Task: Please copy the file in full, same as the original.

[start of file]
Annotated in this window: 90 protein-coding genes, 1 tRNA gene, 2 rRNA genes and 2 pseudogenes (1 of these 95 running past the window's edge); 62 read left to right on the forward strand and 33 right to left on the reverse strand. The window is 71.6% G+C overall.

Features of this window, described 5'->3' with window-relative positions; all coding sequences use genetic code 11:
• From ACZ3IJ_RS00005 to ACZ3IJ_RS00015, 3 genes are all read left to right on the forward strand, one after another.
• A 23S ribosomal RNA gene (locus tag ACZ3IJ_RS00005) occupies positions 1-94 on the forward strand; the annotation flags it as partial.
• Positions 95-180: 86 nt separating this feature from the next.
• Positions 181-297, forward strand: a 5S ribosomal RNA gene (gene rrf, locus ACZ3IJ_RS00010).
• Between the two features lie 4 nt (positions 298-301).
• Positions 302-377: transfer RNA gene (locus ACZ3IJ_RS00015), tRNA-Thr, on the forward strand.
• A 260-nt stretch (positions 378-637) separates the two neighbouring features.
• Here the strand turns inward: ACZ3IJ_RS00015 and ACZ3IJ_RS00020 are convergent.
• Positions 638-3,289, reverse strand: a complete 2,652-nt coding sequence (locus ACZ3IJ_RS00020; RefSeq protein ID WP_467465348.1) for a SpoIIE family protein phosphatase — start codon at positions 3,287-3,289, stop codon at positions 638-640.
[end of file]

Annotated in this window: 90 protein-coding genes, 1 tRNA gene, 2 rRNA genes and 2 pseudogenes (1 of these 95 running past the window's edge); 62 read left to right on the forward strand and 33 right to left on the reverse strand. The window is 71.6% G+C overall.

Features of this window, described 5'->3' with window-relative positions; all coding sequences use genetic code 11:
• From ACZ3IJ_RS00005 to ACZ3IJ_RS00015, 3 genes are all read left to right on the forward strand, one after another.
• A 23S ribosomal RNA gene (locus tag ACZ3IJ_RS00005) occupies positions 1-94 on the forward strand; the annotation flags it as partial.
• Positions 95-180: 86 nt separating this feature from the next.
• Positions 181-297, forward strand: a 5S ribosomal RNA gene (gene rrf, locus ACZ3IJ_RS00010).
• Between the two features lie 4 nt (positions 298-301).
• Positions 302-377: transfer RNA gene (locus ACZ3IJ_RS00015), tRNA-Thr, on the forward strand.
• A 260-nt stretch (positions 378-637) separates the two neighbouring features.
• Here the strand turns inward: ACZ3IJ_RS00015 and ACZ3IJ_RS00020 are convergent.
• Positions 638-3,289, reverse strand: a complete 2,652-nt coding sequence (locus ACZ3IJ_RS00020; RefSeq protein ID WP_467465348.1) for a SpoIIE family protein phosphatase — start codon at positions 3,287-3,289, stop codon at positions 638-640.